Since the launch of our Darkfeed solution, we at Sixgill have taken pride in its ability to help cybersecurity teams work more effectively against online threats.
One main reason Darkfeed stands out as an especially useful threat intel feed is the timeliness of the information it automatically provides to SOCs. That’s largely because of our dark web-based approach to gathering intelligence, in contrast to the telemetry-based approach used by most of today’s major threat intel feeds. While conventional cyberthreat intel feeds typically discover threats relatively late (often after a cyberattack has already begun), Darkfeed detects threats in their developing stages, when malicious infrastructure is exchanged on the deep and dark web.
But there’s another aspect of Darkfeed that makes it an indispensable solution for SOCs: the uniqueness of the indicators of compromise (IOCs) that it detects. Given that SOCs typically (and rightly) obtain intel from multiple feeds – often consuming as many as 40 or more different sources – the ability to detect threats that other feeds would miss is an essential component of any given feed’s value.
That got us thinking: How could we test and prove the uniqueness of Darkfeed’s alerts?
The idea we settled on was to conduct a quantitative study. We set out to design a test, run it, and analyze its results. And we recently published a report presenting our findings.
The basic structure of the study was relatively simple: First, we took a sample of 15,000 of Darkfeed’s IOCs, derived from underground forums and markets over a 90-day period. Next, we compared that sample with IOCs from more than 40 leading antivirus providers over the same period to see what portion of our IOCs were also identified by their systems.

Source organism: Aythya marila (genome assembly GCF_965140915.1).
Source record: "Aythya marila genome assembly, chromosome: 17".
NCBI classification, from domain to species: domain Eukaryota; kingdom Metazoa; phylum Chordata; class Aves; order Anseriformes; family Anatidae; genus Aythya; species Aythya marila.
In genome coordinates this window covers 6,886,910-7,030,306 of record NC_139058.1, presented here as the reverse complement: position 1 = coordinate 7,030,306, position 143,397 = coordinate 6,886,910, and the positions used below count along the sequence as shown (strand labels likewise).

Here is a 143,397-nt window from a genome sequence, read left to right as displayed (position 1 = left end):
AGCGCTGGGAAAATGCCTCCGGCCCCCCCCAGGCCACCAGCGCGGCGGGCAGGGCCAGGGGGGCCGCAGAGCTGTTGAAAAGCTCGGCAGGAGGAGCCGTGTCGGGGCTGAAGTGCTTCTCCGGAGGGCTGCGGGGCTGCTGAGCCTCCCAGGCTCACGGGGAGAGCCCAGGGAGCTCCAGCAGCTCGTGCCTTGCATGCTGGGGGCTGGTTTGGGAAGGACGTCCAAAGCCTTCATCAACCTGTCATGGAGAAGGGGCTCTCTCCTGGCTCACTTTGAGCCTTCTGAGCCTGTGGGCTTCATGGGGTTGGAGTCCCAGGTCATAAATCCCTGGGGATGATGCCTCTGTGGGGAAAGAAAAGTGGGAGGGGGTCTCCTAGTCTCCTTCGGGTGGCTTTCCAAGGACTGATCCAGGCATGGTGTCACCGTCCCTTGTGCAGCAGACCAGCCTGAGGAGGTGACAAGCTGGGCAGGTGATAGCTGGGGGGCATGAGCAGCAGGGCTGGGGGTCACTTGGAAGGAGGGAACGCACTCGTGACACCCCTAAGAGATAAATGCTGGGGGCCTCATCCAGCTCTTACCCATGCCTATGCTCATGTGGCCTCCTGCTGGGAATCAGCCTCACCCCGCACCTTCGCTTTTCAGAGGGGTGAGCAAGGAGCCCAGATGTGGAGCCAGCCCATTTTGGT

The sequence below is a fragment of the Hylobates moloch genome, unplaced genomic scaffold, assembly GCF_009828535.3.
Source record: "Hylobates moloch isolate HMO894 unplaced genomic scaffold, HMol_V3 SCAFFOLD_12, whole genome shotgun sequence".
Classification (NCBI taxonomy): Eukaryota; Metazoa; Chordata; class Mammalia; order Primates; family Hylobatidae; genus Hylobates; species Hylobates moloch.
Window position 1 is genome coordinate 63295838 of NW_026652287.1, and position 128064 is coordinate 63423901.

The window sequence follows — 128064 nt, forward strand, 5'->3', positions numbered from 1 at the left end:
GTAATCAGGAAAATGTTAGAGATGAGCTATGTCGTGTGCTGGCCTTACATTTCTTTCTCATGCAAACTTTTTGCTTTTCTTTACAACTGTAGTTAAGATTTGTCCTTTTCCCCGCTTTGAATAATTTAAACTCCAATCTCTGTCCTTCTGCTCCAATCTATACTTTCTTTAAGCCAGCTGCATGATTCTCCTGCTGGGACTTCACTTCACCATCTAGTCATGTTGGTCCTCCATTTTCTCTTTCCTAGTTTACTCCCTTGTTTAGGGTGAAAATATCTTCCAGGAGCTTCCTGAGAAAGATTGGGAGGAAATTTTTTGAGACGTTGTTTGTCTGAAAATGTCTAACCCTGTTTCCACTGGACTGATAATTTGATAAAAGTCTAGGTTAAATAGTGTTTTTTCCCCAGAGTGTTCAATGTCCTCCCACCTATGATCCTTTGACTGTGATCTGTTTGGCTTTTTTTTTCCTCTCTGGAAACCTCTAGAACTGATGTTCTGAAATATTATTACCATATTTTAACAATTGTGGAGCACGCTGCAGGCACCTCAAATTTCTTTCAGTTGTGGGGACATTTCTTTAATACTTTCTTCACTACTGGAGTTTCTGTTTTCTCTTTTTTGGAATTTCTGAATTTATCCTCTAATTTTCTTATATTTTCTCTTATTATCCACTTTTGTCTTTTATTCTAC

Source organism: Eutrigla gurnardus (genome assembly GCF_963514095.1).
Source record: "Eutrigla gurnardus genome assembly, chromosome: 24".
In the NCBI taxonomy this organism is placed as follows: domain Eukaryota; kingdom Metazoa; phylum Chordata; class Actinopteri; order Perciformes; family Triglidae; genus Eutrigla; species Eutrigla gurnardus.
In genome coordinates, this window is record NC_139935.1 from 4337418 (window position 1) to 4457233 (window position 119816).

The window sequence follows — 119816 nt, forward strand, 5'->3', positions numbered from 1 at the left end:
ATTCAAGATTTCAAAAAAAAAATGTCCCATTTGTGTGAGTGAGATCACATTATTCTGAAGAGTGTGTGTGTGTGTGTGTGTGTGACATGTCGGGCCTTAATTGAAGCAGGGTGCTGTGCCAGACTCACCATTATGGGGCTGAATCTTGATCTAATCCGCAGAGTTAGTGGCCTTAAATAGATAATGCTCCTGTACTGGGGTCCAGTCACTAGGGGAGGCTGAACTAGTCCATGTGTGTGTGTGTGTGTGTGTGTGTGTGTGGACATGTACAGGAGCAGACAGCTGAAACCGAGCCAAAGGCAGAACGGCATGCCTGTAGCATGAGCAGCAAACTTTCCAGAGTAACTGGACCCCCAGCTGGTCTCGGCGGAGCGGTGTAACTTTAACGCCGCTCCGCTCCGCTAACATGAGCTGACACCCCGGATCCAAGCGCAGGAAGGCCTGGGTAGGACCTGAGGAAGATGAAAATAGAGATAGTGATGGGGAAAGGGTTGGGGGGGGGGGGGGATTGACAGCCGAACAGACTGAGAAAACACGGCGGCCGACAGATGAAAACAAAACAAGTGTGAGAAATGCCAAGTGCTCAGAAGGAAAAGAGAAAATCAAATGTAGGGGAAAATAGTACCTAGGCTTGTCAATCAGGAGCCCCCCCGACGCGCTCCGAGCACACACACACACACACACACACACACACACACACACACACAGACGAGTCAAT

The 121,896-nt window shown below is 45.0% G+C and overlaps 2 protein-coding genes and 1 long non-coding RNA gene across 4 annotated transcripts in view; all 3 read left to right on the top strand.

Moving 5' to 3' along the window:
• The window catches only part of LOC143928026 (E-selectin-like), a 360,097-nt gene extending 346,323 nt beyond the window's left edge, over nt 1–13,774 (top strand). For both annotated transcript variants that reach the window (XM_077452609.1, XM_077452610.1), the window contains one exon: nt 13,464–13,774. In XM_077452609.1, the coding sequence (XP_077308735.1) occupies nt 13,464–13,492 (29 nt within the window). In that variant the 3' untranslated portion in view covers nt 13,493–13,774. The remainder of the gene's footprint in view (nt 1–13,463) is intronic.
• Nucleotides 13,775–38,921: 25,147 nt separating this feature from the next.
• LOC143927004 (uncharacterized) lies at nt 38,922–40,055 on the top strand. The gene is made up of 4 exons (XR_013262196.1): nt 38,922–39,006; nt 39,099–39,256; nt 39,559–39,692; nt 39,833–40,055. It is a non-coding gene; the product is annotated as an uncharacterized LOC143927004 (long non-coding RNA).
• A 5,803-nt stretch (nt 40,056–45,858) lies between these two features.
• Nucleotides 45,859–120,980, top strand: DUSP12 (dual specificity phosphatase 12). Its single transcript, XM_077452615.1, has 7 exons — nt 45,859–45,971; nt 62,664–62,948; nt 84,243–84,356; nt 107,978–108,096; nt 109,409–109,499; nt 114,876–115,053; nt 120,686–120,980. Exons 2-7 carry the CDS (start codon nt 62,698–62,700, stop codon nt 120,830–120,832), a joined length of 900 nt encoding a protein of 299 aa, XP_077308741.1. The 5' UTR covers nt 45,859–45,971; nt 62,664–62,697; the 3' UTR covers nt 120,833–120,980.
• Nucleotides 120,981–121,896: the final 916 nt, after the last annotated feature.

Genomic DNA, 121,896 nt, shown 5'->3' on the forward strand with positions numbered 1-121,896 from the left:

What did we find? We discovered just how unique Darkfeed’s IOCs really are.
The Results: How many of Darkfeed's IOCs were unique?
Our results showed that of the 40 antivirus providers we looked at, the greatest percentage overlap that any of them had with Darkfeed was 34%.
In other words, if your SOC was working with just one of these 40 antivirus providers and you then added Darkfeed, at least 66% of the IOCs detected by Darkfeed would be indicators that your other provider would not have caught. This Venn diagram shows this finding graphically:Moreover, of these 40 antivirus providers, only 10 of them recognized at least 25% of the IOCs detected by Darkfeed. Here’s a breakdown of those 10:
Interpreting the results: The security value of uniqueness
Taken together, these results confirm that Darkfeed’s automated, dark web-focused approach to cyberthreat intel enables it to detect a wide variety of threats that other leading feeds miss. In fact, no other feed we examined was able to detect more than 34% of Darkfeed’s IOCs.
In a cybersecurity environment in which it’s common for SOCs to subscribe to many threat intel feeds, these results quantitatively demonstrate how Darkfeed stands out in both timing and uniqueness.